Anonymous lab tests popping up on Bodybuilding.com
by Anthony Roberts
Recently, I told you about a set of anonymous lab tests that popped up on Bodybuilding.com, alleging that Oxy Pro Elite was mislabeled/underdosed. At that time, I reserved judgment and offered to help get a batch tested (my offer was declined). Now, another set of lab tests have appeared, alleging that Gaspari Nutrition’s Myofusion (protein) is underdosed. And yes, that bad cell-phone pic to the left is of my actual supplement stash at the moment…that’s what I’m using right now, and yeah, I paid for the Myofusion.
Again, like the OPE lab test, this one was also anonymous, and also posted by a 1-time-use throwaway account, with a hidden IP address.
There was some speculation that it was me, but that’s kind of silly; I don’t post anything anonymously, and have been very willing to get sued for what I write.
But in general, I think this is a bad trend I see emerging at Bodybuilding.com, and I believe the rules should be amended to prohibit “anonymous” lab tests of products being posted. Let’s face it, nobody is going to spend hundreds of their own dollars to get a product tested – unless they’re involved in the industry, and likely have an axe to grind with the company who makes the product. If you’re willing to put the time in, and you stand behind your words and tests, then there should be no reason not to put your name on them.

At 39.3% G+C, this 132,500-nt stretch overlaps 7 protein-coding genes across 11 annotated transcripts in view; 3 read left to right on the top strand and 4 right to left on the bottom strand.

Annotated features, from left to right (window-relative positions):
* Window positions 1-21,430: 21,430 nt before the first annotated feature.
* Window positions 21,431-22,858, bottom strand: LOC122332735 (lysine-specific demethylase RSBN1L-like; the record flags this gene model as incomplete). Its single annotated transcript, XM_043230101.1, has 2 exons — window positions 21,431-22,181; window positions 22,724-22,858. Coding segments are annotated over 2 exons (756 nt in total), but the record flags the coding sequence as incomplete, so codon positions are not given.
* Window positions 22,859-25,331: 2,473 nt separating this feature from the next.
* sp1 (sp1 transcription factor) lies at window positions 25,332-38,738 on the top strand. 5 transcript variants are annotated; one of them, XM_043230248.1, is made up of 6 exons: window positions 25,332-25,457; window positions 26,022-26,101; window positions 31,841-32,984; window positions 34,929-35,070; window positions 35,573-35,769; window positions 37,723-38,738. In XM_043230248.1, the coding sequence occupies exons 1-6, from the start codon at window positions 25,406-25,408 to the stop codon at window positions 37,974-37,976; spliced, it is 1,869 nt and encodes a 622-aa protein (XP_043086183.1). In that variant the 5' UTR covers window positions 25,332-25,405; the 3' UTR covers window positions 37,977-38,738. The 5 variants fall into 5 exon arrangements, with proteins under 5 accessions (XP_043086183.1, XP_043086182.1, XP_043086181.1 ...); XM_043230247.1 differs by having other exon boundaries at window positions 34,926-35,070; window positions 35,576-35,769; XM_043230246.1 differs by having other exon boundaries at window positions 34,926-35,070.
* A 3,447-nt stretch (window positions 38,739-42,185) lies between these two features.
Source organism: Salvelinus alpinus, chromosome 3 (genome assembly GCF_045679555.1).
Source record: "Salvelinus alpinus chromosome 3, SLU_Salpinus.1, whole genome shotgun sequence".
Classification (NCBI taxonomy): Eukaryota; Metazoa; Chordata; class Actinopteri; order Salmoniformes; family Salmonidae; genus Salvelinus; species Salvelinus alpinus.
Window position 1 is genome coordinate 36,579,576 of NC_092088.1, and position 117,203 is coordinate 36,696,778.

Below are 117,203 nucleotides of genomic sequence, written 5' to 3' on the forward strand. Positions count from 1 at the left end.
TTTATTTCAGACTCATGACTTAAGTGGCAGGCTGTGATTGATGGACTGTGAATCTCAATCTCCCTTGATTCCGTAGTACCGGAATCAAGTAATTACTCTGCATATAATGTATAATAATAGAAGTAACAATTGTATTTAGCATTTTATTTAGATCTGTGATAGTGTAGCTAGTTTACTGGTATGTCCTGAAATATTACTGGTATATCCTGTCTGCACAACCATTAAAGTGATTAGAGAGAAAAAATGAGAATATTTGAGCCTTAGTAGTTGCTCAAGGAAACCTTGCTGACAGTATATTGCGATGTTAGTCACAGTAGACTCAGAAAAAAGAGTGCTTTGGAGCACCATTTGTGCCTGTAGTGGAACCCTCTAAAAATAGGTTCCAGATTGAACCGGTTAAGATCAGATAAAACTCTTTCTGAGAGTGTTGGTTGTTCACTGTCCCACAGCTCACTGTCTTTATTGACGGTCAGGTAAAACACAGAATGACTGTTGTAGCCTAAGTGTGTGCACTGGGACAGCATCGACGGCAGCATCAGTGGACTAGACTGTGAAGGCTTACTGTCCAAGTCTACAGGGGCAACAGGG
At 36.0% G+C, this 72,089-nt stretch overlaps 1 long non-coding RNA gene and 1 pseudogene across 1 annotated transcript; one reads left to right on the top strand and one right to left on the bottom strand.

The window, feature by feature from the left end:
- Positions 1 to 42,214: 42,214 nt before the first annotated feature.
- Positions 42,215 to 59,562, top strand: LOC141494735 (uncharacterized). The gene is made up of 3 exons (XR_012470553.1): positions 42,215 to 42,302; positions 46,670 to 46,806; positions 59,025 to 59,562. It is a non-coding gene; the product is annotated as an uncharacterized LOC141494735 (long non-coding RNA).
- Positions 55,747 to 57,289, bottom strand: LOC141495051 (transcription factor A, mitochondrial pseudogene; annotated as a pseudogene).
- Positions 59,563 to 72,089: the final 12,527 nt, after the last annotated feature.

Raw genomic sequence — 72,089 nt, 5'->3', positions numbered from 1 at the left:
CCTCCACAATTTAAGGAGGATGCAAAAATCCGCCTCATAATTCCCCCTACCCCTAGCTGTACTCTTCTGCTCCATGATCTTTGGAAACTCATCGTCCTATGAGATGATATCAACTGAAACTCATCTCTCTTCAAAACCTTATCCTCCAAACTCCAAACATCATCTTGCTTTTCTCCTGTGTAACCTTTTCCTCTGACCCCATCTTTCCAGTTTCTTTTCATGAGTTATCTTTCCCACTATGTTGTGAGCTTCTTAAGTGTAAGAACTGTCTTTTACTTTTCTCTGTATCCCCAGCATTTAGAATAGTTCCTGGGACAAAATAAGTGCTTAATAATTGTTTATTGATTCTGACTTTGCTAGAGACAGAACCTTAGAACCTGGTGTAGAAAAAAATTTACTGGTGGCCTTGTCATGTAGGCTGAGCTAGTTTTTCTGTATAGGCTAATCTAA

Over on the Crossfit message board, believe it or not, there are no “user-names” allowed…i.e. everyone is forced to post under their own real name. I’m not sure if that’s the solution, because the internet has a veil of anonymity that sometimes allows for a greater good to be served. But in the case of anonymously posting lab tests, I think Bodybuilding.com has to draw the line, and automatically delete them – not just for Gaspari, but for USP Labs, and anyone else who has anonymous claims leveled at them by people unwilling to back their words.